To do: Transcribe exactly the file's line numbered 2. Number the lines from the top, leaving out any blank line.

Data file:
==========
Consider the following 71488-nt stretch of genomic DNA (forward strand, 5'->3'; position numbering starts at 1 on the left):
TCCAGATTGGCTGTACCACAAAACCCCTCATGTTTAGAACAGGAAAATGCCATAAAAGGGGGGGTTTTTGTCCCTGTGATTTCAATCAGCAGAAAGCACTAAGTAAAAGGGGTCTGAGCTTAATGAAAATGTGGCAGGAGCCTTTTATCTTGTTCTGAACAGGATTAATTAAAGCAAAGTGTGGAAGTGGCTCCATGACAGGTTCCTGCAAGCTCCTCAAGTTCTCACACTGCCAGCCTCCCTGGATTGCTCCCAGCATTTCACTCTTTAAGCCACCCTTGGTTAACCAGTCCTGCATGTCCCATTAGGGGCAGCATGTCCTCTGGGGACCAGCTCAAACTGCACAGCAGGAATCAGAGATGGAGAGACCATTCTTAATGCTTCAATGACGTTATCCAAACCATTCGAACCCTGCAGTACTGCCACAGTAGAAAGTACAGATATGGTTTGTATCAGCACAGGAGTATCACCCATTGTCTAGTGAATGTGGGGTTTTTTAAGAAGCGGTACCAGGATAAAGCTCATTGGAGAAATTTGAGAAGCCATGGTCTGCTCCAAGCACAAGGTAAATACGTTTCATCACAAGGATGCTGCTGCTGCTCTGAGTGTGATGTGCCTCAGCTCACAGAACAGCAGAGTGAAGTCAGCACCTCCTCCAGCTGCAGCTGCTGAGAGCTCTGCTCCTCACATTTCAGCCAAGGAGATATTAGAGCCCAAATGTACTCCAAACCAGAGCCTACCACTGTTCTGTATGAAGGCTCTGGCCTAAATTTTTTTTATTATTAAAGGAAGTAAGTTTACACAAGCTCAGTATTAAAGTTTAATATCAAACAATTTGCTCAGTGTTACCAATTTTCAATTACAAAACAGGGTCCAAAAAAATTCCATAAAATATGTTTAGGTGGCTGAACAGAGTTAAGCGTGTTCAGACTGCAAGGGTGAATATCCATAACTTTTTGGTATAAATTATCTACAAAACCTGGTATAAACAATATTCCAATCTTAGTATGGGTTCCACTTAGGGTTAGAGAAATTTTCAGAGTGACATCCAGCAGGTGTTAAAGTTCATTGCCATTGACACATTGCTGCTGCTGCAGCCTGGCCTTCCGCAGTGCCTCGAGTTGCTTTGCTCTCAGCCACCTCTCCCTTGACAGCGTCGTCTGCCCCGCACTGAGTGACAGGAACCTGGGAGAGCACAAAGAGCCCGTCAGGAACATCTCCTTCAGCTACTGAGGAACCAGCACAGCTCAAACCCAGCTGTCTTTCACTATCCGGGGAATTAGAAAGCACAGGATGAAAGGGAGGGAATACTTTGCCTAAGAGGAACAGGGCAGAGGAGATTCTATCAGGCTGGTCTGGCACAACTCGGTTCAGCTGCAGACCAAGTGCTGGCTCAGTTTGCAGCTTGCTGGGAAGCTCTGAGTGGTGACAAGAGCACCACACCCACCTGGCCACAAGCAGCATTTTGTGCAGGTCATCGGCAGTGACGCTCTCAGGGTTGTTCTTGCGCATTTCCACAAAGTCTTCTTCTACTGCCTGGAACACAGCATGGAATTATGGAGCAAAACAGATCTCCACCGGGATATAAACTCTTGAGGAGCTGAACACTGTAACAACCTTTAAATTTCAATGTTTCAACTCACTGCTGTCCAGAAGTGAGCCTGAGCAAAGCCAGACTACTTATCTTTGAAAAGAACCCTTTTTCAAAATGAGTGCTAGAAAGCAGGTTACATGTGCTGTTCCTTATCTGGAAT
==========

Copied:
TCCAGATTGGCTGTACCACAAAACCCCTCATGTTTAGAACAGGAAAATGCCATAAAAGGGGGGGTTTTTGTCCCTGTGATTTCAATCAGCAGAAAGCACTAAGTAAAAGGGGTCTGAGCTTAATGAAAATGTGGCAGGAGCCTTTTATCTTGTTCTGAACAGGATTAATTAAAGCAAAGTGTGGAAGTGGCTCCATGACAGGTTCCTGCAAGCTCCTCAAGTTCTCACACTGCCAGCCTCCCTGGATTGCTCCCAGCATTTCACTCTTTAAGCCACCCTTGGTTAACCAGTCCTGCATGTCCCATTAGGGGCAGCATGTCCTCTGGGGACCAGCTCAAACTGCACAGCAGGAATCAGAGATGGAGAGACCATTCTTAATGCTTCAATGACGTTATCCAAACCATTCGAACCCTGCAGTACTGCCACAGTAGAAAGTACAGATATGGTTTGTATCAGCACAGGAGTATCACCCATTGTCTAGTGAATGTGGGGTTTTTTAAGAAGCGGTACCAGGATAAAGCTCATTGGAGAAATTTGAGAAGCCATGGTCTGCTCCAAGCACAAGGTAAATACGTTTCATCACAAGGATGCTGCTGCTGCTCTGAGTGTGATGTGCCTCAGCTCACAGAACAGCAGAGTGAAGTCAGCACCTCCTCCAGCTGCAGCTGCTGAGAGCTCTGCTCCTCACATTTCAGCCAAGGAGATATTAGAGCCCAAATGTACTCCAAACCAGAGCCTACCACTGTTCTGTATGAAGGCTCTGGCCTAAATTTTTTTTATTATTAAAGGAAGTAAGTTTACACAAGCTCAGTATTAAAGTTTAATATCAAACAATTTGCTCAGTGTTACCAATTTTCAATTACAAAACAGGGTCCAAAAAAATTCCATAAAATATGTTTAGGTGGCTGAACAGAGTTAAGCGTGTTCAGACTGCAAGGGTGAATATCCATAACTTTTTGGTATAAATTATCTACAAAACCTGGTATAAACAATATTCCAATCTTAGTATGGGTTCCACTTAGGGTTAGAGAAATTTTCAGAGTGACATCCAGCAGGTGTTAAAGTTCATTGCCATTGACACATTGCTGCTGCTGCAGCCTGGCCTTCCGCAGTGCCTCGAGTTGCTTTGCTCTCAGCCACCTCTCCCTTGACAGCGTCGTCTGCCCCGCACTGAGTGACAGGAACCTGGGAGAGCACAAAGAGCCCGTCAGGAACATCTCCTTCAGCTACTGAGGAACCAGCACAGCTCAAACCCAGCTGTCTTTCACTATCCGGGGAATTAGAAAGCACAGGATGAAAGGGAGGGAATACTTTGCCTAAGAGGAACAGGGCAGAGGAGATTCTATCAGGCTGGTCTGGCACAACTCGGTTCAGCTGCAGACCAAGTGCTGGCTCAGTTTGCAGCTTGCTGGGAAGCTCTGAGTGGTGACAAGAGCACCACACCCACCTGGCCACAAGCAGCATTTTGTGCAGGTCATCGGCAGTGACGCTCTCAGGGTTGTTCTTGCGCATTTCCACAAAGTCTTCTTCTACTGCCTGGAACACAGCATGGAATTATGGAGCAAAACAGATCTCCACCGGGATATAAACTCTTGAGGAGCTGAACACTGTAACAACCTTTAAATTTCAATGTTTCAACTCACTGCTGTCCAGAAGTGAGCCTGAGCAAAGCCAGACTACTTATCTTTGAAAAGAACCCTTTTTCAAAATGAGTGCTAGAAAGCAGGTTACATGTGCTGTTCCTTATCTGGAAT